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Nestled at the southernmost tip of Italy lies the picturesque region of Calabria, often referred to as the "toe" of the boot-shaped peninsula. With Catanzaro as its capital city and bordered by the crystalline waters of the Ionian and Tyrrhenian seas, Calabria is a land of timeless beauty and hidden treasures.

Despite its proximity to the vibrant island of Sicily, separated only by the legendary Strait of Messina, Calabria remains a relatively undiscovered gem, its allure enhanced by its remote location and lack of major airports. Yet, for those willing to venture off the beaten path, Calabria reveals a wealth of cultural riches and natural wonders that rival those of more well-known destinations.

From the mesmerizing Riace Bronzes housed within the walls of the National Museum of Reggio Calabria—an archaeological marvel dating back to ancient Greece—to the breathtaking landscapes of its national parks, such as the rugged peaks of the La Sila mountains and the sprawling expanse of the Pollino National Park, Calabria offers a tapestry of experiences that cater to history buffs, nature enthusiasts, and intrepid adventurers alike. The latter, renowned as the largest national park in Italy, teems with diverse flora and fauna, providing a sanctuary for a myriad of species amidst its untamed wilderness.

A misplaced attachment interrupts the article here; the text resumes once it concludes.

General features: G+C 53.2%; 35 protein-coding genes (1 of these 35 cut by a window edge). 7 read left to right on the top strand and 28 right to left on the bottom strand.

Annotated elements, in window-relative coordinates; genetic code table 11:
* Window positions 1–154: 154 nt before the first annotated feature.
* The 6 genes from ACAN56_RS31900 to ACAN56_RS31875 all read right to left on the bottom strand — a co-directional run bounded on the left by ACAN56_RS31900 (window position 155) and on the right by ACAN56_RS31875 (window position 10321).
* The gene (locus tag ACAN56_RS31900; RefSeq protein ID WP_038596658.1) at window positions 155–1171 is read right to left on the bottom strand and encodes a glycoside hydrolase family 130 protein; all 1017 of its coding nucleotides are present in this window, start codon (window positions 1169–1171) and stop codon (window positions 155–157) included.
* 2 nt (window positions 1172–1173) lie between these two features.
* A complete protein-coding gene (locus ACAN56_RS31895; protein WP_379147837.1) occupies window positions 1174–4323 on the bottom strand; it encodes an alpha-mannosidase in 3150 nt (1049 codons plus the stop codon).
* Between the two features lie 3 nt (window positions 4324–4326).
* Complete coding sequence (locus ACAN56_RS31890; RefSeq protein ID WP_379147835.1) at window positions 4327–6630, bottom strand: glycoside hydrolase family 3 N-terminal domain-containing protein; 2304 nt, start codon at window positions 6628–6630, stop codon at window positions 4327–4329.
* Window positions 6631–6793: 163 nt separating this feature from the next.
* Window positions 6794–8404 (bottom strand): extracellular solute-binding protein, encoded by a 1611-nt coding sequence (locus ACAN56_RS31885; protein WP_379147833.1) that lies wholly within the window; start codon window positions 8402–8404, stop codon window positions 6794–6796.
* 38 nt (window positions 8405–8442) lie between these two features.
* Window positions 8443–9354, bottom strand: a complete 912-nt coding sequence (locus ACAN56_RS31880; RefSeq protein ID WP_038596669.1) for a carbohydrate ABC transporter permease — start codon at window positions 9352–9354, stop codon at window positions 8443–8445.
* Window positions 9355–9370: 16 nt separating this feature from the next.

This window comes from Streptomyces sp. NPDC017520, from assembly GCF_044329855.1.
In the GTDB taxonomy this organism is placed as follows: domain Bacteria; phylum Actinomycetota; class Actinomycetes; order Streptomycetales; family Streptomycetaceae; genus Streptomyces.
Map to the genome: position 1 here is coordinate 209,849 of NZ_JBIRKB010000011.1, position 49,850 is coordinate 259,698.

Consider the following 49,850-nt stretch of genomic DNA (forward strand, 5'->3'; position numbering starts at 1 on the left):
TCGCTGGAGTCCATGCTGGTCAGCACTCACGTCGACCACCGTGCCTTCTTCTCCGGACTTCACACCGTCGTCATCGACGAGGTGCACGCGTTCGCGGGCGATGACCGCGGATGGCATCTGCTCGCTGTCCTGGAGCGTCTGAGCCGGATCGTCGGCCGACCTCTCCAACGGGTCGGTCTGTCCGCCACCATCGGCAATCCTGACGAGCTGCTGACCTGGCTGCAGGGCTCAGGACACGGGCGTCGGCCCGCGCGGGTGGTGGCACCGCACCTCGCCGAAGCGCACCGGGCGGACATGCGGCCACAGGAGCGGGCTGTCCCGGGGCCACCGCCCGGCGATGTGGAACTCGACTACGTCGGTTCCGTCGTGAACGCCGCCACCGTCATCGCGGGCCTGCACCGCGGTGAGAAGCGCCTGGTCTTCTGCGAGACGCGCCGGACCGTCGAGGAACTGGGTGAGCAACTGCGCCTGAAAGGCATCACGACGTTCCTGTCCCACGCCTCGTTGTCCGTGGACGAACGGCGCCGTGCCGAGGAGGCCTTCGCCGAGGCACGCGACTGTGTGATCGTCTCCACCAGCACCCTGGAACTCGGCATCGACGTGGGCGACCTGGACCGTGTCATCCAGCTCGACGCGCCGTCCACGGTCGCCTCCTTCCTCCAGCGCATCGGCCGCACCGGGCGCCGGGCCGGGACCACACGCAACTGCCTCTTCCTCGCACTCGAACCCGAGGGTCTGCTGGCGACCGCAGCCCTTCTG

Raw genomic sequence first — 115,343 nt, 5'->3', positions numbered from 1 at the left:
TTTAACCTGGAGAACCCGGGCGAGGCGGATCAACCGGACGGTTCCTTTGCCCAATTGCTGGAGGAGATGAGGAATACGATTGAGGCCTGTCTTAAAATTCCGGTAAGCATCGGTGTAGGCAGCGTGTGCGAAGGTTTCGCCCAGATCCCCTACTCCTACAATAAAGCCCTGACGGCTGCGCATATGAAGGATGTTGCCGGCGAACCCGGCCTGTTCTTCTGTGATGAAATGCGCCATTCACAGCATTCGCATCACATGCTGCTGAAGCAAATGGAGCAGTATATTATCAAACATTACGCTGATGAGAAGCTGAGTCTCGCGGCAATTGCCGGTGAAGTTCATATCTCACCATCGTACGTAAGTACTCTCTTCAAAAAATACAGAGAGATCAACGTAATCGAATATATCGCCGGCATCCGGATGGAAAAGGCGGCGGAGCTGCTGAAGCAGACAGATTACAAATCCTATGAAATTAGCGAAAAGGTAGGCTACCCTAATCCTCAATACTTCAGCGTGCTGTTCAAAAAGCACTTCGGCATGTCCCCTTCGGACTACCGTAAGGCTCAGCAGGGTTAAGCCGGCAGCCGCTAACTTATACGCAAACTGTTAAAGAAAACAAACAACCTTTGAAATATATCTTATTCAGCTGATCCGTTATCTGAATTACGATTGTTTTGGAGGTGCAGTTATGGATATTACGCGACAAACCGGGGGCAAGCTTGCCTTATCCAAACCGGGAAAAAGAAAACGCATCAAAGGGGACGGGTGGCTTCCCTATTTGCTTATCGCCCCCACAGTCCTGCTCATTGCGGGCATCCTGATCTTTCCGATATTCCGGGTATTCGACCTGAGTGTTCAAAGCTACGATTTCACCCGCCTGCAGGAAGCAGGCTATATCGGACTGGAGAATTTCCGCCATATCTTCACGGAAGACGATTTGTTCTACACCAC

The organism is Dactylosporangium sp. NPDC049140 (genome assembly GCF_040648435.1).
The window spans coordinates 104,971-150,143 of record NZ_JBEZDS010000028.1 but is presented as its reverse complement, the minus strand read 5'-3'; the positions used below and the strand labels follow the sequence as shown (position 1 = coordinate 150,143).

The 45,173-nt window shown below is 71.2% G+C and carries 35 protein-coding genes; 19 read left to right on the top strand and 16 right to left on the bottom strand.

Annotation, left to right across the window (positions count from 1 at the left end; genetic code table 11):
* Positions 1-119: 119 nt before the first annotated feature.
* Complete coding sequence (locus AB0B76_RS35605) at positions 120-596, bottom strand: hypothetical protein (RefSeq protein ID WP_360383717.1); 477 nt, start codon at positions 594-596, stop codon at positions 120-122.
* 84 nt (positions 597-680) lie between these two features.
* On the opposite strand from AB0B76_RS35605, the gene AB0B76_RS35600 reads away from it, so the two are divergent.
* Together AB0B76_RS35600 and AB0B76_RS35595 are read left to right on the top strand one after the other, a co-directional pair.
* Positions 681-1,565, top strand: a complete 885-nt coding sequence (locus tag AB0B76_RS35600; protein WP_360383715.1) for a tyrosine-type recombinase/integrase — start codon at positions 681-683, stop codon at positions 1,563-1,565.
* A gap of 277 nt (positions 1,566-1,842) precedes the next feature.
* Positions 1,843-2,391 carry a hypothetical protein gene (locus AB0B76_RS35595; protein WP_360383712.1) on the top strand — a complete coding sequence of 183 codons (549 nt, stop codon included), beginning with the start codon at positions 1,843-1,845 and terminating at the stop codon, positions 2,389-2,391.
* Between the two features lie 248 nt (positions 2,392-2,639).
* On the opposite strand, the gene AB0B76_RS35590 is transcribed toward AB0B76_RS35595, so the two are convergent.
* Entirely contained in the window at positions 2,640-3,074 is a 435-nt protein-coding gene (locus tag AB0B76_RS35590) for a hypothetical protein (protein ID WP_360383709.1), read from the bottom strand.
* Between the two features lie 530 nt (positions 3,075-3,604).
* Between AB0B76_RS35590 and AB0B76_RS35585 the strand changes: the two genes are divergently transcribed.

While Calabria's stunning beaches—like the acclaimed Capo Vaticano, lauded as one of the world's top 100 beaches—may steal the spotlight, the region's culinary scene is equally deserving of attention. Renowned for its fiery cuisine, Calabria delights the palate with bold, spicy flavours that reflect its vibrant culture and abundant natural bounty. Among its culinary treasures, Nduja reigns supreme—a fiery, spreadable pork salami that adds a punch of heat to any dish, capturing the essence of Calabrian cuisine in every bite. Calabria is also olive oil made predominantly from indigenous olive varietals such as Carolea, Ottobratica, and Sinopolese, Calabrian olive oil reflects the unique terroir of the region, characterized by rocky soils, ample sunshine, and a temperate Mediterranean climate.

Yet, perhaps one of Calabria's best-kept secrets lies in its wine heritage. Dating back to ancient Greek times, Calabria boasts a rich winemaking tradition that continues to thrive amidst its sun kissed vineyards. While lesser known on the international stage, Calabrian wines like Gaglioppo for reds and Greco Bianco for whites offer a glimpse into the region's vinicultural legacy, characterized by a unique terroir and centuries-old craftsmanship.

Despite its modest production compared to other Italian regions, Calabria's wines stand as a testament to its enduring spirit and dedication to quality. With each sip, wine enthusiasts can taste the essence of Calabria making it a hidden gem waiting to be discovered.

Our producers from Calabria